Combining Propositional Logic with Maximum
Entropy Reasoning on Probability Models
Manfred Schramm
Stephan Schulz
We present a system for non-monotonic reasoning based on the
probability calculus. This calculus incorporates this type of
reasoning in two ways: Non-monotonic decisions (which can be treated
as decisions under incomplete knowledge as well) can be the result
of reasoning in a single probability model (via conditionalization)
or in a set of probability models (via additional principles of
rational decisions). But probability theory is too fine-grained to
model common sense reasoning in general (think about "paradoxes" due
to the unexpected existence of certain P-Models (\cite{Bl72,NH90})).
The remaining degrees of freedom have to be filled (of course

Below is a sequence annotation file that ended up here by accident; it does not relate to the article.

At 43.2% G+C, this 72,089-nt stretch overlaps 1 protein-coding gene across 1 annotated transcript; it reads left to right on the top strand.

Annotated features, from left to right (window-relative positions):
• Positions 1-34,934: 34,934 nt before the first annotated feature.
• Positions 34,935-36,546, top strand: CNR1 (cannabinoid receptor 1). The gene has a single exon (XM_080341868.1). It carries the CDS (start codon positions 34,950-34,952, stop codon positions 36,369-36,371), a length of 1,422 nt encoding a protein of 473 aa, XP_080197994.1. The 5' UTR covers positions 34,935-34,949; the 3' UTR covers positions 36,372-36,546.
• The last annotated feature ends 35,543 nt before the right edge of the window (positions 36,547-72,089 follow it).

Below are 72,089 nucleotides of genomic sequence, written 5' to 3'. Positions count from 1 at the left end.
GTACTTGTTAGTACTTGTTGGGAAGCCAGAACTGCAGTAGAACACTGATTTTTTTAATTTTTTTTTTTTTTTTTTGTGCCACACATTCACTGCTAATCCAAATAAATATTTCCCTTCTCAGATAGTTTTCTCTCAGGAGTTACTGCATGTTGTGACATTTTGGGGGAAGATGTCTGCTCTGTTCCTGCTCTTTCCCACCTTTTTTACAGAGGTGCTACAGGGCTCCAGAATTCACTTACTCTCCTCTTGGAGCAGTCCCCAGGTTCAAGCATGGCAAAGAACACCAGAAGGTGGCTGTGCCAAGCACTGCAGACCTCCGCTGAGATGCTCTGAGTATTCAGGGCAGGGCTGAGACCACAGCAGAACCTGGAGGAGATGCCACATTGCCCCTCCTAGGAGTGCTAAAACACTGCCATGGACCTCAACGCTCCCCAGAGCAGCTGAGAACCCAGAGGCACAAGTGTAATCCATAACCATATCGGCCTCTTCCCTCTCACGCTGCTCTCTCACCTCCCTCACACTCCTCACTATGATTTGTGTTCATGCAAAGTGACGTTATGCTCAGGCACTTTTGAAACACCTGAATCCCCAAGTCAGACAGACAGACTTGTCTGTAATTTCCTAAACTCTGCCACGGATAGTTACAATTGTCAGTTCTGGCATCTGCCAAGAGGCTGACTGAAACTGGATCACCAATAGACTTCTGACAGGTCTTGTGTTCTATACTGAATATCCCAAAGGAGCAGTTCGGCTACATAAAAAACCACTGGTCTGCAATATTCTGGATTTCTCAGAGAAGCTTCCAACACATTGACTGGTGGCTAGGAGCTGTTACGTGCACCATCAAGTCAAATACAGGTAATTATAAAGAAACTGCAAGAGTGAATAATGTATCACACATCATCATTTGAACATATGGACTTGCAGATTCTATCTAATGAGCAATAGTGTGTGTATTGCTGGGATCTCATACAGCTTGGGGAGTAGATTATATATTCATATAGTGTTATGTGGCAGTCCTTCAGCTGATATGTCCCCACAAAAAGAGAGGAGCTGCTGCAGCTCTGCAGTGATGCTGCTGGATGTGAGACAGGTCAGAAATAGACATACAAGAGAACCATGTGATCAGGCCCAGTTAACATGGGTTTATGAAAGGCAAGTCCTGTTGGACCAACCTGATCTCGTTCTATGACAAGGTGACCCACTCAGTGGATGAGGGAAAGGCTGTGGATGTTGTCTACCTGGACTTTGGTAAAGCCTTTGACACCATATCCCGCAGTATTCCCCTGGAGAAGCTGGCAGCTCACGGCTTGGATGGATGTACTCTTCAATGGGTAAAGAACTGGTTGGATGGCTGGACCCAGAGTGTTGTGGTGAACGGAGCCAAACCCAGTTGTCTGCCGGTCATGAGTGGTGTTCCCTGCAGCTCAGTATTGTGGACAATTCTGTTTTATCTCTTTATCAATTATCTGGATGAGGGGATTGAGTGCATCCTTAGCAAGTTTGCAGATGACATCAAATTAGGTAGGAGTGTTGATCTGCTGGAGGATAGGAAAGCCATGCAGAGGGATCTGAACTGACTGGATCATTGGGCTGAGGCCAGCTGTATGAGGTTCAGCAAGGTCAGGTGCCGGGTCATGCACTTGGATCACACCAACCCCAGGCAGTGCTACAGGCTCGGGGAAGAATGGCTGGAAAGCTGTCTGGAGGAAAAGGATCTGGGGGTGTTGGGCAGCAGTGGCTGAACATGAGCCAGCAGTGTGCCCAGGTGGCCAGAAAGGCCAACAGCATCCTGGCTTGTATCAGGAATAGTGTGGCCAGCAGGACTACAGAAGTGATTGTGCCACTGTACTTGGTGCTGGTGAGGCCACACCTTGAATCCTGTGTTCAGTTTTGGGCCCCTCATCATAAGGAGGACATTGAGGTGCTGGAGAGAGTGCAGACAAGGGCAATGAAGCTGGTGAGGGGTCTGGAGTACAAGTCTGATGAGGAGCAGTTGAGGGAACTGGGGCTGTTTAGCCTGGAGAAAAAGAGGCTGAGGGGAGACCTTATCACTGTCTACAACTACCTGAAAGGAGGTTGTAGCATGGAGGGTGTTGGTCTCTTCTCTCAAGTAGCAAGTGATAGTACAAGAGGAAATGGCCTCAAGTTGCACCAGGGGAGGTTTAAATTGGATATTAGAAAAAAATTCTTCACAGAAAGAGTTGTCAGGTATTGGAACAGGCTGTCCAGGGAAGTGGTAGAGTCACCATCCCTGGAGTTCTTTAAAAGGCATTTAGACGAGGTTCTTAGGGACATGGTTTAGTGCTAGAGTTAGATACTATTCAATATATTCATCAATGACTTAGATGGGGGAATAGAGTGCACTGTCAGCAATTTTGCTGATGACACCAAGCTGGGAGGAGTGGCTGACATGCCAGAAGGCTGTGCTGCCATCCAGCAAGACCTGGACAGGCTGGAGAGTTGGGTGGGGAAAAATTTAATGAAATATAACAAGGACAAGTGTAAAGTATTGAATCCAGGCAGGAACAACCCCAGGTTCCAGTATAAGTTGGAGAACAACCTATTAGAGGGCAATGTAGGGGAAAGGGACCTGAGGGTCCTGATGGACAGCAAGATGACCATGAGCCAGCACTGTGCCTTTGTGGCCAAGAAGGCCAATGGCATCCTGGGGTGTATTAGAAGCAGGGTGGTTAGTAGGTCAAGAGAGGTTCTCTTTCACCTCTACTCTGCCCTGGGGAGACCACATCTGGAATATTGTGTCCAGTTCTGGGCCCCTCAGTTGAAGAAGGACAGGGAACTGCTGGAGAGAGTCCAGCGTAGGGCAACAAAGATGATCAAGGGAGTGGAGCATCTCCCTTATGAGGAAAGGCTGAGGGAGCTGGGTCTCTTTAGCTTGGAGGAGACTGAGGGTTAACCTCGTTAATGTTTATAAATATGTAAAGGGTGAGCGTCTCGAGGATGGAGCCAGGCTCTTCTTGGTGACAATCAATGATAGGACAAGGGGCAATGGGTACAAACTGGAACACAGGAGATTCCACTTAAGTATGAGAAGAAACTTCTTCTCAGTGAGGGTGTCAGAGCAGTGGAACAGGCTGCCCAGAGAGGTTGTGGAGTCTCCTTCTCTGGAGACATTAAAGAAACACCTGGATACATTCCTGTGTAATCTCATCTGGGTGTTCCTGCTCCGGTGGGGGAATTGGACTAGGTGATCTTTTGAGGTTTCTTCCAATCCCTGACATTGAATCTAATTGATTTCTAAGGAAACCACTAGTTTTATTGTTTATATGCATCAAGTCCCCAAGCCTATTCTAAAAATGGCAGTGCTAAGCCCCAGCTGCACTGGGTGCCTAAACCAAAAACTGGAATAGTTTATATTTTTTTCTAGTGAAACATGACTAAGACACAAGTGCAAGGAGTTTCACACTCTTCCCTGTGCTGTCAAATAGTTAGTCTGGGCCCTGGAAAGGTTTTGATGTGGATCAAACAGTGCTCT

without introducing subjective biases). We therefore use additional
(context-sensitive) constraints (resp. principles), which are able
to support rational decisions based on incomplete know\-ledge. These
principles have to be global (context-dependent on all assumptions)
to avoid loosing the sensitivity of the language to the assumptions.
The central principle of rational decisions used by our system is
the method of Maximum Entropy (MaxEnt), which is a well founded
extension of probability theory with global properties
(\cite{Ja95,Ja78,GMP90,PV90}).